Determining marital property from non-marital property is very important to the parties going through a divorce; a Court shall equitably divide the marital property between the parties. Non-marital property may be awarded to the party who owns it. It is important to have counsel with the knowledge and skills to distinguish between non-marital and marital property.
Equitable division does not necessarily mean an equal division; there are numerous factors that the Courts consider in making a property division. Some of these factors include each parties’ contribution, the length of the marriage, the age and health of the parties, the non-marital property assigned to either party, whether the division is in lieu of maintenance, and the parties’ respective abilities to acquire additional assets after divorce, just to name a few.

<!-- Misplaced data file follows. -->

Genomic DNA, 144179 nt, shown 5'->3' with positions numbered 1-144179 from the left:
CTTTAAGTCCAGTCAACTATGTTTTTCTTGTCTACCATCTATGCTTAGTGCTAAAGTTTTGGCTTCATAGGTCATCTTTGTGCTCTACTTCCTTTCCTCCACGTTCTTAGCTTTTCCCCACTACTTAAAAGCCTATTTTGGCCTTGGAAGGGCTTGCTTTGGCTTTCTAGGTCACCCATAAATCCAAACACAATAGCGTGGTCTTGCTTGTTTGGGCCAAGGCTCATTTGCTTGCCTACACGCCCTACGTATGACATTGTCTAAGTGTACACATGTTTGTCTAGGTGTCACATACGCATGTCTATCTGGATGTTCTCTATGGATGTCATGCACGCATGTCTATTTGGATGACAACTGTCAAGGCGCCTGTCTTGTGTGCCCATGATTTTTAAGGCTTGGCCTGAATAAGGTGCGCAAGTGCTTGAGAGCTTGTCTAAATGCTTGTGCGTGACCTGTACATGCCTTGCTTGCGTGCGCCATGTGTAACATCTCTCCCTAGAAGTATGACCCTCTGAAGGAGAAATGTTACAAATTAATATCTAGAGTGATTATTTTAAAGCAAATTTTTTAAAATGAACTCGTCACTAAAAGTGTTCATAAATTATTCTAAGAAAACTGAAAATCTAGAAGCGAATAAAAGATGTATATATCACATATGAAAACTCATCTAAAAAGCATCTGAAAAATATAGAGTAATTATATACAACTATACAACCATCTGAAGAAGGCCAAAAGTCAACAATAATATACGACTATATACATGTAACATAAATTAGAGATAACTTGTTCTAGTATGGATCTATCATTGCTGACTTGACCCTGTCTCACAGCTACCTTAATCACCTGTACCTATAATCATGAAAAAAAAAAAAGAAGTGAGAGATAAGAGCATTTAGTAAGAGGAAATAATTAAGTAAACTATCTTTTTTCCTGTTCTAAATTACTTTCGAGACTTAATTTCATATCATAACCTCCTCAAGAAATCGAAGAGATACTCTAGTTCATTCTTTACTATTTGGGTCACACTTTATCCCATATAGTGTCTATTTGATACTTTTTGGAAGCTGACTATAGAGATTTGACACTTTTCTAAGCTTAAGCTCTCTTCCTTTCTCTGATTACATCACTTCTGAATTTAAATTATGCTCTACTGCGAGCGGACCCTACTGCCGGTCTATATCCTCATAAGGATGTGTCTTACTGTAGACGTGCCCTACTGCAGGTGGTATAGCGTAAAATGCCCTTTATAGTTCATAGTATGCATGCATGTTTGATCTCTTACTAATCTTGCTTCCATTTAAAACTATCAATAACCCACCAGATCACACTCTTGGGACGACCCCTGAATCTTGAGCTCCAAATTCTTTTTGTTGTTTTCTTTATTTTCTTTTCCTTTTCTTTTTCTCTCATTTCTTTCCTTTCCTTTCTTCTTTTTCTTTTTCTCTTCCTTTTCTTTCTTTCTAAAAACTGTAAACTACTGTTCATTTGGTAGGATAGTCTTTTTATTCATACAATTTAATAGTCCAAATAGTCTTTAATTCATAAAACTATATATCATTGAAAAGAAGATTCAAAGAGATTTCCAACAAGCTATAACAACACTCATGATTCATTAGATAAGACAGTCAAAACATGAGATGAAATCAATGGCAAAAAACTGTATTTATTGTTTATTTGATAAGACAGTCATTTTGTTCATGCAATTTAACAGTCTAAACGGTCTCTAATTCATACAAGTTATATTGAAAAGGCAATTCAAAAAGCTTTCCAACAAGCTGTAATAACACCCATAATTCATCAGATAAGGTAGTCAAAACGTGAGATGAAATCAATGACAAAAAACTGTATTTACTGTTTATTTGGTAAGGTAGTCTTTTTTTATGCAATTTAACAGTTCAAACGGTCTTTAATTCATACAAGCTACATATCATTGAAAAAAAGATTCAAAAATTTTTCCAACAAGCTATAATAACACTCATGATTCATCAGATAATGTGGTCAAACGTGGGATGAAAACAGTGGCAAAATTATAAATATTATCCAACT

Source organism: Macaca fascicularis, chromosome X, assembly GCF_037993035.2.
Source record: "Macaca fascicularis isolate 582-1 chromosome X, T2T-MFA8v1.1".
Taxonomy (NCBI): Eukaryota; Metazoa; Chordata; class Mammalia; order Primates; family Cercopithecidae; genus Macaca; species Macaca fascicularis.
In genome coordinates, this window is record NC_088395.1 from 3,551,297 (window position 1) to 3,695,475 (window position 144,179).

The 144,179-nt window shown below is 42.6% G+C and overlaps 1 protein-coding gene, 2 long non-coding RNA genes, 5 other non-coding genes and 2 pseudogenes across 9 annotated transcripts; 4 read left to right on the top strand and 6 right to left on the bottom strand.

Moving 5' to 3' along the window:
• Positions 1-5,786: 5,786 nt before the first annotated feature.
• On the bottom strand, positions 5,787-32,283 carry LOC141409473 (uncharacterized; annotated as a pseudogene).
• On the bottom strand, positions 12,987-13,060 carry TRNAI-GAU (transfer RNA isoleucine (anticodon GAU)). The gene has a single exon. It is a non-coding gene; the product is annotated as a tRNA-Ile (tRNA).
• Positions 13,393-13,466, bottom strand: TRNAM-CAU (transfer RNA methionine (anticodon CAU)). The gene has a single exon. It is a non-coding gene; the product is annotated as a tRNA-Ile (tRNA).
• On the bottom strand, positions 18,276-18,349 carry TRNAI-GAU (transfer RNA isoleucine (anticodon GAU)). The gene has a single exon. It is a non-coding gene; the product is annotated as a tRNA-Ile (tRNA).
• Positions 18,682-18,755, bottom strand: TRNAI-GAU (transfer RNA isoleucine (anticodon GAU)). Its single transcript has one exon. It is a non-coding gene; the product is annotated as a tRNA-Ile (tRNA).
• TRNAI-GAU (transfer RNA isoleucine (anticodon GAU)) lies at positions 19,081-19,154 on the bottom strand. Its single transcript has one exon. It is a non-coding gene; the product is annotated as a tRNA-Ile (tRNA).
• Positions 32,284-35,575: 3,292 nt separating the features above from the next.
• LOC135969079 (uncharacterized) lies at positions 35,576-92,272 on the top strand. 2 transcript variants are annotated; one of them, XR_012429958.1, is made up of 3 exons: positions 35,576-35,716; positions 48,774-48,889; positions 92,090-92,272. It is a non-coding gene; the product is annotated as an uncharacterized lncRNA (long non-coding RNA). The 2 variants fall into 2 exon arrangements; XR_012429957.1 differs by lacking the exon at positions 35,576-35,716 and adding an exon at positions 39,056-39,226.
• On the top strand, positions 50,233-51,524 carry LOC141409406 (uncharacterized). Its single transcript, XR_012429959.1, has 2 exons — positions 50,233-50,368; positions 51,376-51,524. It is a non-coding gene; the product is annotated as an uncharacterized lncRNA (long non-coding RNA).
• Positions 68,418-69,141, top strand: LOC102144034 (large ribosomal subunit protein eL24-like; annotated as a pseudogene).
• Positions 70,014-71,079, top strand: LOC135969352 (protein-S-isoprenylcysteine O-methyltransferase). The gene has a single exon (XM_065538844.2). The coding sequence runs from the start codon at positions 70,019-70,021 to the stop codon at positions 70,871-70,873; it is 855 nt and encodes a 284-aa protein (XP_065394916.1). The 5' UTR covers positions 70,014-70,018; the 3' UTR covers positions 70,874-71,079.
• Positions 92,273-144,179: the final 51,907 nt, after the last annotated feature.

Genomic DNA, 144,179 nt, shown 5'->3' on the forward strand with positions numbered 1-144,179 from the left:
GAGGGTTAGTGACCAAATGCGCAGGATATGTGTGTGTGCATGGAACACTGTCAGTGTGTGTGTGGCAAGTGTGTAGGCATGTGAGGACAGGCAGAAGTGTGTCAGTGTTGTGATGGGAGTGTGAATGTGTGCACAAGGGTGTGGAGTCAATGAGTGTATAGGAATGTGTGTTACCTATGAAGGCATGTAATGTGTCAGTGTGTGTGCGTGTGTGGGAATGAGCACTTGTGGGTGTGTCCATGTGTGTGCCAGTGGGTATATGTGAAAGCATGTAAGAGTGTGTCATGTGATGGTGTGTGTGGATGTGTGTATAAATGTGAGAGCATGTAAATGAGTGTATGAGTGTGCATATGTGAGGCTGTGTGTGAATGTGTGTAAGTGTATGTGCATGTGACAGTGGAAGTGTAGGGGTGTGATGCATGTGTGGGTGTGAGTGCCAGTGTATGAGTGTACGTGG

In discussing the disposition of property and debts, “marital property” means all property, including debts and other obligations, acquired by either spouse subsequent to the marriage, except the following, which is known as “non-marital property”: (1) property acquired by gift, legacy or descent or property acquired in exchange for such property; (2) property acquired in exchange for property acquired before the marriage; (3) property acquired by a spouse after a judgment of legal separation; (4) property excluded by valid agreement of the parties;(5) any judgment or property obtained by judgment awarded to a spouse from the other spouse except, however, when a spouse is required to sue the other spouse in order to obtain insurance coverage or otherwise recover from a third party and the recovery is directly related to amounts advanced by the marital estate, the judgment shall be considered marital property; (6) property acquired before the marriage, except as it relates to retirement plans that may have both marital and non-marital characteristics; (6.5) all property acquired by a spouse by the sole use of non-marital property as collateral for a loan that then is used to acquire property during the marriage; to the extent that the marital estate repays any portion of the loan, it shall be considered a contribution from the marital estate to the non-marital estate subject to reimbursement; (7) the increase in value of non-marital property, irrespective of whether the increase results from a contribution of marital property, non-marital property, the personal effort of a spouse, or otherwise, subject to the right of reimbursement provided in subsection (c) of this Section; and (8) income from property acquired by a method listed in paragraphs (1) through (7) of this subsection if the income is not attributable to the personal effort of a spouse.